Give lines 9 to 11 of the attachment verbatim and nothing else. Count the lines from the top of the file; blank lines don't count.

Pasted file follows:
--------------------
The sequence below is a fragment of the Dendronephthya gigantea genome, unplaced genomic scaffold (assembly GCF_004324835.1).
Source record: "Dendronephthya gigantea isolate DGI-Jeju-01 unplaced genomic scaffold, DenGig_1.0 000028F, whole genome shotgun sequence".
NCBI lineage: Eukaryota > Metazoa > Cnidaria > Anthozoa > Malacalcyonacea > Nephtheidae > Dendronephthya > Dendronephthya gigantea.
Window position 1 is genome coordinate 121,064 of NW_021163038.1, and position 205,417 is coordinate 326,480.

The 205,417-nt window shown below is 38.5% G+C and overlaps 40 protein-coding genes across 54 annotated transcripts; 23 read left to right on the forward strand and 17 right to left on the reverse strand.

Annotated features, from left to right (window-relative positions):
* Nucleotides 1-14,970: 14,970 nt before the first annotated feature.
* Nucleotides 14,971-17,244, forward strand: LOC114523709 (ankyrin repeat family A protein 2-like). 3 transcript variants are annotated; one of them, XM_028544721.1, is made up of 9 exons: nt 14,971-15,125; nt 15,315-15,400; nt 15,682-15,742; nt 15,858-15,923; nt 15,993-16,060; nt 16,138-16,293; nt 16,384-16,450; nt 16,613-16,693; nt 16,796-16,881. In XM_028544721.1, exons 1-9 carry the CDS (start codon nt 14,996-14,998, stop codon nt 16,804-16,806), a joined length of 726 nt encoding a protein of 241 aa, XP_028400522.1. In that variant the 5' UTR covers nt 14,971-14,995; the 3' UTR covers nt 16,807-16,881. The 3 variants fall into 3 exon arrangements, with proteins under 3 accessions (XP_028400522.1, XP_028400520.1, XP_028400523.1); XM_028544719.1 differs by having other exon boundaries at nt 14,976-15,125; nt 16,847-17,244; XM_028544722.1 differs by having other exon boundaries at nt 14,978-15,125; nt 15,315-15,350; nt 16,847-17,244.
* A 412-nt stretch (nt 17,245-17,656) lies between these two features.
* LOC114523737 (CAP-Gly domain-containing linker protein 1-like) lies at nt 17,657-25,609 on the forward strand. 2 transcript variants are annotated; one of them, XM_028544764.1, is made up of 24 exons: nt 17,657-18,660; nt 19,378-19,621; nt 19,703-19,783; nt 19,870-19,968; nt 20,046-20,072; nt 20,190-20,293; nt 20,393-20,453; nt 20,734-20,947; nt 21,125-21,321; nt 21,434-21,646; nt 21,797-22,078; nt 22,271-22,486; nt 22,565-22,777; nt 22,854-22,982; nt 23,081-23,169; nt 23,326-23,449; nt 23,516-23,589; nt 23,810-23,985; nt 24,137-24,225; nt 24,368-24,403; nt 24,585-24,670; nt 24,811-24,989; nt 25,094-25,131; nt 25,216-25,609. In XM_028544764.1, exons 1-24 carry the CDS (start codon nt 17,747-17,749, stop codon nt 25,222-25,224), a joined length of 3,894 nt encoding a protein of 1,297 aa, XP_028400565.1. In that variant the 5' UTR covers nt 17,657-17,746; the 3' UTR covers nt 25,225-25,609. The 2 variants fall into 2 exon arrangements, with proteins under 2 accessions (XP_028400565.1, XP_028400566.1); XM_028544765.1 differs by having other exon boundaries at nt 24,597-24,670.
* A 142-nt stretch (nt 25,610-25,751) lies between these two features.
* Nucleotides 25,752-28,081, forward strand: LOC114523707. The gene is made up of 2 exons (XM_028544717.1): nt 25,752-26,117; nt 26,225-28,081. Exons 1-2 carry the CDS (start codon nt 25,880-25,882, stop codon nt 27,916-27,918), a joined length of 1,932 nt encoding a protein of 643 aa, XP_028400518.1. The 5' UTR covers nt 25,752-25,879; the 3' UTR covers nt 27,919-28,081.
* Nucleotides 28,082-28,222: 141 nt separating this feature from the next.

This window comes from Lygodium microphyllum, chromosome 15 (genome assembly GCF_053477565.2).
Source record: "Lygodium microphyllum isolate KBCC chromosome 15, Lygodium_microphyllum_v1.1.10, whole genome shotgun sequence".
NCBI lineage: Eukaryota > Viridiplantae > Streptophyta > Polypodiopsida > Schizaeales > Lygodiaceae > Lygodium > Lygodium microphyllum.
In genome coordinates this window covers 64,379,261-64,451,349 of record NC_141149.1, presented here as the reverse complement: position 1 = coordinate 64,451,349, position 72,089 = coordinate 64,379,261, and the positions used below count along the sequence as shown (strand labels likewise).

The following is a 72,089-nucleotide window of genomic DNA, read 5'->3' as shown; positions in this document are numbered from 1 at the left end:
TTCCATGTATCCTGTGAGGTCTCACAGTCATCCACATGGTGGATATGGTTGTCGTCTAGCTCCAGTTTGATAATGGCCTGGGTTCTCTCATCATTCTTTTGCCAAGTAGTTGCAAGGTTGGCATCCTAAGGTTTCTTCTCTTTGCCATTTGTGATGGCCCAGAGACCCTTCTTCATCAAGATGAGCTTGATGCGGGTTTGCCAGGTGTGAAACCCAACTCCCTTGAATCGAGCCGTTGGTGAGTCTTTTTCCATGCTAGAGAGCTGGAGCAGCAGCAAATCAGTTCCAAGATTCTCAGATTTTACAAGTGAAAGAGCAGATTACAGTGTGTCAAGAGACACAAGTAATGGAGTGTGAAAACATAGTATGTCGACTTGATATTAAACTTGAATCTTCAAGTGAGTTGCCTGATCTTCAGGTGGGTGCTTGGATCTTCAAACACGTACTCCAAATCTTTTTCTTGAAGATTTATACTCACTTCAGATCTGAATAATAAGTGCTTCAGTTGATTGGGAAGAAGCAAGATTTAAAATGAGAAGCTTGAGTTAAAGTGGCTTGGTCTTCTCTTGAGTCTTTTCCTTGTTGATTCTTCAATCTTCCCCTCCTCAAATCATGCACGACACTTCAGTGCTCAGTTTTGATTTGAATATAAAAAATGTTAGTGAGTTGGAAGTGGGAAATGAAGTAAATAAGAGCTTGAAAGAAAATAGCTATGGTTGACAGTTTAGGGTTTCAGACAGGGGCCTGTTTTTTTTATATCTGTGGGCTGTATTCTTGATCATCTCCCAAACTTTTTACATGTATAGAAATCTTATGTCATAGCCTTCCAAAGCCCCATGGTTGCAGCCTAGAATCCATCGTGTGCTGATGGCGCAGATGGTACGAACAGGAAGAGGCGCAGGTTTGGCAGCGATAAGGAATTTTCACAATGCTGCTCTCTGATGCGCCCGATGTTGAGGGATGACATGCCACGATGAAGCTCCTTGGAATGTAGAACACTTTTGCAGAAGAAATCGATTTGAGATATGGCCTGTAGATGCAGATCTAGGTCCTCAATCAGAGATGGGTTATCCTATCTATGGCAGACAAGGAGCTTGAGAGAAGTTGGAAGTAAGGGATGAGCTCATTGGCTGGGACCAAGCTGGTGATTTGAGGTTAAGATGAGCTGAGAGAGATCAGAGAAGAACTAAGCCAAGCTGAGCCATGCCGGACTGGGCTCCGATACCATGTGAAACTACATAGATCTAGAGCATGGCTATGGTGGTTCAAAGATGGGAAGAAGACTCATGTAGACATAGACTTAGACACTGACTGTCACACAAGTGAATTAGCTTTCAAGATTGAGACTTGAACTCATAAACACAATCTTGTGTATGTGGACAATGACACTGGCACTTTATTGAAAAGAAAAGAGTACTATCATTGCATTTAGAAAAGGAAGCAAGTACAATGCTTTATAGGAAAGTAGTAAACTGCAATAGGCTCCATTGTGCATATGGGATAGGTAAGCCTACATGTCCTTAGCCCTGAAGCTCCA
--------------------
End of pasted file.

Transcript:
* A 412-nt stretch (nt 17,245-17,656) lies between these two features.
* LOC114523737 (CAP-Gly domain-containing linker protein 1-like) lies at nt 17,657-25,609 on the forward strand. 2 transcript variants are annotated; one of them, XM_028544764.1, is made up of 24 exons: nt 17,657-18,660; nt 19,378-19,621; nt 19,703-19,783; nt 19,870-19,968; nt 20,046-20,072; nt 20,190-20,293; nt 20,393-20,453; nt 20,734-20,947; nt 21,125-21,321; nt 21,434-21,646; nt 21,797-22,078; nt 22,271-22,486; nt 22,565-22,777; nt 22,854-22,982; nt 23,081-23,169; nt 23,326-23,449; nt 23,516-23,589; nt 23,810-23,985; nt 24,137-24,225; nt 24,368-24,403; nt 24,585-24,670; nt 24,811-24,989; nt 25,094-25,131; nt 25,216-25,609. In XM_028544764.1, exons 1-24 carry the CDS (start codon nt 17,747-17,749, stop codon nt 25,222-25,224), a joined length of 3,894 nt encoding a protein of 1,297 aa, XP_028400565.1. In that variant the 5' UTR covers nt 17,657-17,746; the 3' UTR covers nt 25,225-25,609. The 2 variants fall into 2 exon arrangements, with proteins under 2 accessions (XP_028400565.1, XP_028400566.1); XM_028544765.1 differs by having other exon boundaries at nt 24,597-24,670.
* A 142-nt stretch (nt 25,610-25,751) lies between these two features.